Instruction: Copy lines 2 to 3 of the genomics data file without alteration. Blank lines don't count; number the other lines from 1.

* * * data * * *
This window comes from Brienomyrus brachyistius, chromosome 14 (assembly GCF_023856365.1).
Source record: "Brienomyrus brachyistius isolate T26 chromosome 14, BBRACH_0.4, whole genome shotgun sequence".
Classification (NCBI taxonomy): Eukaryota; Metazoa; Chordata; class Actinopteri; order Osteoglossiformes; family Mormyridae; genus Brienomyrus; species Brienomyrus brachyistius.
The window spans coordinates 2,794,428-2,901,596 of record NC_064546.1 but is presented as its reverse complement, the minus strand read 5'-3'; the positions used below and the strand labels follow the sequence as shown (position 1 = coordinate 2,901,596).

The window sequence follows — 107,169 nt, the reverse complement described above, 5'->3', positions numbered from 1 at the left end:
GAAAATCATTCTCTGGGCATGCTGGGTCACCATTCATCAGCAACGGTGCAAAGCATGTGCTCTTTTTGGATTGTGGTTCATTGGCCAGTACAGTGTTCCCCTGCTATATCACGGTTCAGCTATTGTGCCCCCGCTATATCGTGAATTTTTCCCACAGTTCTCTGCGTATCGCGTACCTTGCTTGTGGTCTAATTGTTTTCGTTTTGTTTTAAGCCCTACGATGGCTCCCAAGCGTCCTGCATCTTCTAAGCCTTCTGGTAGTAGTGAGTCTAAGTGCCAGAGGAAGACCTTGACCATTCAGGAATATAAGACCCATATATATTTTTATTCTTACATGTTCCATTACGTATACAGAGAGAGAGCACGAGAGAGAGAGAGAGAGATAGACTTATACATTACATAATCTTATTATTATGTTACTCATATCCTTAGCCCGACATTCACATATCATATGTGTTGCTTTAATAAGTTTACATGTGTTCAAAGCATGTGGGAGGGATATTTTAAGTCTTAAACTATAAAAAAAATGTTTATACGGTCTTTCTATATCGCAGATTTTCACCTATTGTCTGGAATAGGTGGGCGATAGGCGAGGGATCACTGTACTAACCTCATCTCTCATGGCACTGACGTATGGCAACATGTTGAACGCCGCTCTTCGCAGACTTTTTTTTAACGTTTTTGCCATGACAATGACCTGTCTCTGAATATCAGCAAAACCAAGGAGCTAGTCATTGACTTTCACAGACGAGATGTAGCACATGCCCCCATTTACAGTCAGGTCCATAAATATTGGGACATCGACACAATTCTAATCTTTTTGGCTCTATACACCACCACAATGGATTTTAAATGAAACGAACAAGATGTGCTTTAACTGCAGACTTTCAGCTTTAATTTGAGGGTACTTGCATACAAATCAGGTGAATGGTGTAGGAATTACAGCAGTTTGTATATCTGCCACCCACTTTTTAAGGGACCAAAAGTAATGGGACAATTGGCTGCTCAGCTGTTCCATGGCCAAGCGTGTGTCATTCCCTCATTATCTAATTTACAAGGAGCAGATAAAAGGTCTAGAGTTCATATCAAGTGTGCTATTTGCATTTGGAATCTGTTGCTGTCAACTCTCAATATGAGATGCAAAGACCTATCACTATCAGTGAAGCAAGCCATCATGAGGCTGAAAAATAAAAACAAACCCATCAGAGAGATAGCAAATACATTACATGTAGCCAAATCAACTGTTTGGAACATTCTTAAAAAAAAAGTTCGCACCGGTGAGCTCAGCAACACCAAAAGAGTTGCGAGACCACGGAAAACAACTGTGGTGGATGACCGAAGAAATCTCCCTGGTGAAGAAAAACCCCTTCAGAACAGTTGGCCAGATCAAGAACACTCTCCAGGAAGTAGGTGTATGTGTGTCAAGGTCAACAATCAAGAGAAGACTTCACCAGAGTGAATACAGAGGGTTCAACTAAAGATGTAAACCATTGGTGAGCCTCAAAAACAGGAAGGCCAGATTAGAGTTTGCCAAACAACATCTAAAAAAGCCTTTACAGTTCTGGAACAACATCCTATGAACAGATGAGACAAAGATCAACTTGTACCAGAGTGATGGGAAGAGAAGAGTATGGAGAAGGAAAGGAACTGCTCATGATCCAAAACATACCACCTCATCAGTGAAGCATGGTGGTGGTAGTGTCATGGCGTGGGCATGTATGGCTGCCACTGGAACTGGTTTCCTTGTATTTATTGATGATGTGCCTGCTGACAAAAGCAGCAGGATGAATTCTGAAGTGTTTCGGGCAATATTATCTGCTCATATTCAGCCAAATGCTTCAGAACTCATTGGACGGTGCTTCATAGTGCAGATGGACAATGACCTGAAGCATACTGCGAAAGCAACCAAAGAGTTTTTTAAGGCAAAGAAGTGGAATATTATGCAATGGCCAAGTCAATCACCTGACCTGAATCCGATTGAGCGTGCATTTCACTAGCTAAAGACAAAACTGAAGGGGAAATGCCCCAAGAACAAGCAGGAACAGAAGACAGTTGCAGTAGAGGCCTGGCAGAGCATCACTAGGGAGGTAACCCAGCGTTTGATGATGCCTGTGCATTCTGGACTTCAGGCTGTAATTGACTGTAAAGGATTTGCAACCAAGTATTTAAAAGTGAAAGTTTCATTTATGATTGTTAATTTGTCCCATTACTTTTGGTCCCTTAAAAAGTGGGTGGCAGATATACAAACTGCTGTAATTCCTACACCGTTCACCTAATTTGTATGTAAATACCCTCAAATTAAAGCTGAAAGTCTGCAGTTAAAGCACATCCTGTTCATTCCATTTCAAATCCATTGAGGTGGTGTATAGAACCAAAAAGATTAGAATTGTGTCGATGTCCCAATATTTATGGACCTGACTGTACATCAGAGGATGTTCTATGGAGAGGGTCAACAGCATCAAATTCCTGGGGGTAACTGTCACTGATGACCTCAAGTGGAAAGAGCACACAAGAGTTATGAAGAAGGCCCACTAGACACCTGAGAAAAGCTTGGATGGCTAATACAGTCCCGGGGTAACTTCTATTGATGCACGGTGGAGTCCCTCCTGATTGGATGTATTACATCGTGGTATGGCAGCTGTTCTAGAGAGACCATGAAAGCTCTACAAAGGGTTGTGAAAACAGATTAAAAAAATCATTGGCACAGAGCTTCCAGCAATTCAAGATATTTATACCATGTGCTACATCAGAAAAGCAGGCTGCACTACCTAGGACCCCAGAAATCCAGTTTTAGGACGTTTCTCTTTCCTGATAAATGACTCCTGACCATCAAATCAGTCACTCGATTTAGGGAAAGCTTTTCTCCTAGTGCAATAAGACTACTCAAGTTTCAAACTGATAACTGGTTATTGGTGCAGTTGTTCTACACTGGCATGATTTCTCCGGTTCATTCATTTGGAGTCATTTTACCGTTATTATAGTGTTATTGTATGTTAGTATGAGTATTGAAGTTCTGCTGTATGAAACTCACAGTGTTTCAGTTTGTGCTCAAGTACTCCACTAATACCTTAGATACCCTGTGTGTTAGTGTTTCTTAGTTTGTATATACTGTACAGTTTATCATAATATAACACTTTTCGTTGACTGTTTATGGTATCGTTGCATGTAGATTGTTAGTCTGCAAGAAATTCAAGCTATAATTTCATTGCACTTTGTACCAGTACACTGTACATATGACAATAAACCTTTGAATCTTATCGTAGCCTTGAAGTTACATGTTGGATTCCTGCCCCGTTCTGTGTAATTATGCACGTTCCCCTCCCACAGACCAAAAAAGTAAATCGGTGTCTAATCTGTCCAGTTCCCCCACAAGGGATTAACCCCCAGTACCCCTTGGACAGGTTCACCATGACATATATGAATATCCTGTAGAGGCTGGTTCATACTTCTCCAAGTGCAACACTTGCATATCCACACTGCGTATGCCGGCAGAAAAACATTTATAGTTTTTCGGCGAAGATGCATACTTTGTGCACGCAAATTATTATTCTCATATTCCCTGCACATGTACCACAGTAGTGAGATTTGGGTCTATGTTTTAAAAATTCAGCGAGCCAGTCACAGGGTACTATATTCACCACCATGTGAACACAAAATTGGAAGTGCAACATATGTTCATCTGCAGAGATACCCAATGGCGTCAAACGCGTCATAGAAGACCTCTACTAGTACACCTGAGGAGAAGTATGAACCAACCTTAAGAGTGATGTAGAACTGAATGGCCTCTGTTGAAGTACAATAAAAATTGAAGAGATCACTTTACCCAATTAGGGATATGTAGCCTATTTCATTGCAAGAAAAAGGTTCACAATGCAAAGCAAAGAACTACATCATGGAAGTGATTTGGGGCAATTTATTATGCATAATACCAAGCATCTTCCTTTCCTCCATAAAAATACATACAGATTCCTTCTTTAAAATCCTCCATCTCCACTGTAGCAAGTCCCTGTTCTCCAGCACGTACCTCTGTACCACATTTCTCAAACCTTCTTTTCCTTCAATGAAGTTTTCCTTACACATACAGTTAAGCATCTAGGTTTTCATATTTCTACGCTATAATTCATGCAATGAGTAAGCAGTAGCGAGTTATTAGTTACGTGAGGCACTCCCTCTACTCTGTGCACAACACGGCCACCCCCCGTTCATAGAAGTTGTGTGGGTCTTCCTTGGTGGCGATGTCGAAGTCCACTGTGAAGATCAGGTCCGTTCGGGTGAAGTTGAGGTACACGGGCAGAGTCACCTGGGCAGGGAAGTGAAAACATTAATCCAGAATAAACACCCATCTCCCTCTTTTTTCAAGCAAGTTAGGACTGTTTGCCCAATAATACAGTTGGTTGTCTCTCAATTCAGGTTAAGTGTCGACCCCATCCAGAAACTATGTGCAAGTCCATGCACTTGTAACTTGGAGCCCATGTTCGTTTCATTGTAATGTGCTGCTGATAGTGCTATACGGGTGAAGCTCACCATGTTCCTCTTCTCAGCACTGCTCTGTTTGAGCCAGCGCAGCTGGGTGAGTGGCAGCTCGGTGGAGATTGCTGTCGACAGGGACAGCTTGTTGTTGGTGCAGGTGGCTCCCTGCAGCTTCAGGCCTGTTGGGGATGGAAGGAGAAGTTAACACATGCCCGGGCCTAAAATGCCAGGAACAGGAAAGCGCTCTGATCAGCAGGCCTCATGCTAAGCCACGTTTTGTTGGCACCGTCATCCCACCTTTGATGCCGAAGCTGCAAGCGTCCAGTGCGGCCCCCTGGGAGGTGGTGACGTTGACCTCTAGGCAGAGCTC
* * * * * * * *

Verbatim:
Source record: "Brienomyrus brachyistius isolate T26 chromosome 14, BBRACH_0.4, whole genome shotgun sequence".
Classification (NCBI taxonomy): Eukaryota; Metazoa; Chordata; class Actinopteri; order Osteoglossiformes; family Mormyridae; genus Brienomyrus; species Brienomyrus brachyistius.